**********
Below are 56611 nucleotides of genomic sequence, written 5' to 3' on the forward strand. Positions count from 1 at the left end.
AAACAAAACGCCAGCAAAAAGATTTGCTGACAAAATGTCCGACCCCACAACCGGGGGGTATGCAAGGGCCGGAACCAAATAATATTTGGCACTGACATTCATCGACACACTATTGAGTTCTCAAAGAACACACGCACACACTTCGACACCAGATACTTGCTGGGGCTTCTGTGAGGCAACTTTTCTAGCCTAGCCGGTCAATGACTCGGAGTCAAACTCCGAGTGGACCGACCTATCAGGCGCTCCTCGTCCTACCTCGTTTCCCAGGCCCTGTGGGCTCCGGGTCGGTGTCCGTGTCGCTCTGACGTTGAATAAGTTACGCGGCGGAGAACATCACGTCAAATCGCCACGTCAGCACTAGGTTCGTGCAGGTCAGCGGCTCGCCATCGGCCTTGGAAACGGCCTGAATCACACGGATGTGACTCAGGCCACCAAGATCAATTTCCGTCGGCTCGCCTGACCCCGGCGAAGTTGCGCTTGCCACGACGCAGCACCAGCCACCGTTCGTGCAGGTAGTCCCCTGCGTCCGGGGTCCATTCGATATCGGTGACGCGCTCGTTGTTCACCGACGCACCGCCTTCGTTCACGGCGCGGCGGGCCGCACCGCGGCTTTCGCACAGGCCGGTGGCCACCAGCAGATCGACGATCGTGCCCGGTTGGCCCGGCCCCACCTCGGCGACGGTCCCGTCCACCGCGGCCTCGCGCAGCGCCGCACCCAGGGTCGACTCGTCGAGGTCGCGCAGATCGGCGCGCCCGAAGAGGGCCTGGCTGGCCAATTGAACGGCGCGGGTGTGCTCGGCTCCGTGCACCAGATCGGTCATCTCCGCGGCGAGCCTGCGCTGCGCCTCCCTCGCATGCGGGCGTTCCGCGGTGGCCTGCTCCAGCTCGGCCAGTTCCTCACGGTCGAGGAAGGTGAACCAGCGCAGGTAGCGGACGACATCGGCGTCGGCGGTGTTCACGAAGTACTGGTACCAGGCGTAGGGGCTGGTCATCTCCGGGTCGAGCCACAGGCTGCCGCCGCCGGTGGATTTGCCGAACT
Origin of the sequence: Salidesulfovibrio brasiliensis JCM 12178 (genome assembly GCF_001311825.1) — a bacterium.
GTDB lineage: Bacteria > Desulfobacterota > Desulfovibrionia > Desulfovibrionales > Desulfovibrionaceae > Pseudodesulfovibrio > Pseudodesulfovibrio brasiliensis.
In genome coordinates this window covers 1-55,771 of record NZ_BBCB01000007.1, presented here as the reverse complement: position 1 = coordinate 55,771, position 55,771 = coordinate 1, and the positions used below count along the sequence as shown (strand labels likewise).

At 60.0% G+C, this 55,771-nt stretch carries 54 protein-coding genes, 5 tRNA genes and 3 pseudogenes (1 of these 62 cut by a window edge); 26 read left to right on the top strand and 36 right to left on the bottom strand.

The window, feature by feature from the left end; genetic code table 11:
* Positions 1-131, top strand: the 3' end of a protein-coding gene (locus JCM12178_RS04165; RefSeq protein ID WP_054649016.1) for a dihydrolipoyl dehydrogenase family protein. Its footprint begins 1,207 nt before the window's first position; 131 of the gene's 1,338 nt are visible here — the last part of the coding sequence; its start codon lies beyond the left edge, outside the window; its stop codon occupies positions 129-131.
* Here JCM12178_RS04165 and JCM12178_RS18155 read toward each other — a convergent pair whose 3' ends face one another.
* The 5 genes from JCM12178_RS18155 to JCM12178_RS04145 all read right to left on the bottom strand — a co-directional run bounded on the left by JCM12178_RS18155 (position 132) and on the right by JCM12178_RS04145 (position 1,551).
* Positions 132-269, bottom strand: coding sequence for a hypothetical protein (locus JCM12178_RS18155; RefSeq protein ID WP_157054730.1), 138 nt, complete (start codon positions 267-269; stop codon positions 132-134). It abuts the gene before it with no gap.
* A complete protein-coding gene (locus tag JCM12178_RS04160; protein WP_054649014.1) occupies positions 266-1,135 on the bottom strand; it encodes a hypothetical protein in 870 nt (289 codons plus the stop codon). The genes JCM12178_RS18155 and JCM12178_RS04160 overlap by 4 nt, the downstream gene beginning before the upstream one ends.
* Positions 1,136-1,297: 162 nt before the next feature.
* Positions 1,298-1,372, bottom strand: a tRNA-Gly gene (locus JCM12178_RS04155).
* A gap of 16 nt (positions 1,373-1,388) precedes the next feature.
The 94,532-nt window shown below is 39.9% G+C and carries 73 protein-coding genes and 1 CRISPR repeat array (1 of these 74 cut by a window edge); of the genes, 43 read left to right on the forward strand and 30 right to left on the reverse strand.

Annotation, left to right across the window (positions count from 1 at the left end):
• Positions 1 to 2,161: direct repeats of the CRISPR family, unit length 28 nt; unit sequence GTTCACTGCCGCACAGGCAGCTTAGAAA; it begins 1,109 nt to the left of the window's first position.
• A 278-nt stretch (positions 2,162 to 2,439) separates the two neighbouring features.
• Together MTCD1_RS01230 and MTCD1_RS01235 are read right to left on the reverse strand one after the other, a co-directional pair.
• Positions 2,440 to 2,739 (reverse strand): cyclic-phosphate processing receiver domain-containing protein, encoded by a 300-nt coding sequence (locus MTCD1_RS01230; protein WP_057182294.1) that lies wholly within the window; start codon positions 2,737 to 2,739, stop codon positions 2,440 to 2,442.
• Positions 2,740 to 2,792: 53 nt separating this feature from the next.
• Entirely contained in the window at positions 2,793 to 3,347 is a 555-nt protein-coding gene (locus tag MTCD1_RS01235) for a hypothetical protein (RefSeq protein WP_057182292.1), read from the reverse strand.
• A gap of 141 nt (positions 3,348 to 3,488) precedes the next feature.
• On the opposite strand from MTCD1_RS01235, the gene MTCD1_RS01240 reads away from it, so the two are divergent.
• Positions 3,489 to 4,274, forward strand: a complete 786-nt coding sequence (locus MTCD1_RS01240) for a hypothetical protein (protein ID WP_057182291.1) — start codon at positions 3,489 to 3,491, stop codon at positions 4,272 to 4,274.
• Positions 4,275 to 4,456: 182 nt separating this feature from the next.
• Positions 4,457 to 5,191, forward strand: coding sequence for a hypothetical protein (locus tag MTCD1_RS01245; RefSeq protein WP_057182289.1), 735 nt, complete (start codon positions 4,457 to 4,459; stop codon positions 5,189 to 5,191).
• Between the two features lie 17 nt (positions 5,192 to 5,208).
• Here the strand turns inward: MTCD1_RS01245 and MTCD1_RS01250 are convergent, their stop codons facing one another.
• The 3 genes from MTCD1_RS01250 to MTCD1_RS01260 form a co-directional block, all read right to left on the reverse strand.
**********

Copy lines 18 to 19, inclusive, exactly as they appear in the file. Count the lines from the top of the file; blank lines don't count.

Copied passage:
• Positions 1 to 2,161: direct repeats of the CRISPR family, unit length 28 nt; unit sequence GTTCACTGCCGCACAGGCAGCTTAGAAA; it begins 1,109 nt to the left of the window's first position.
• A 278-nt stretch (positions 2,162 to 2,439) separates the two neighbouring features.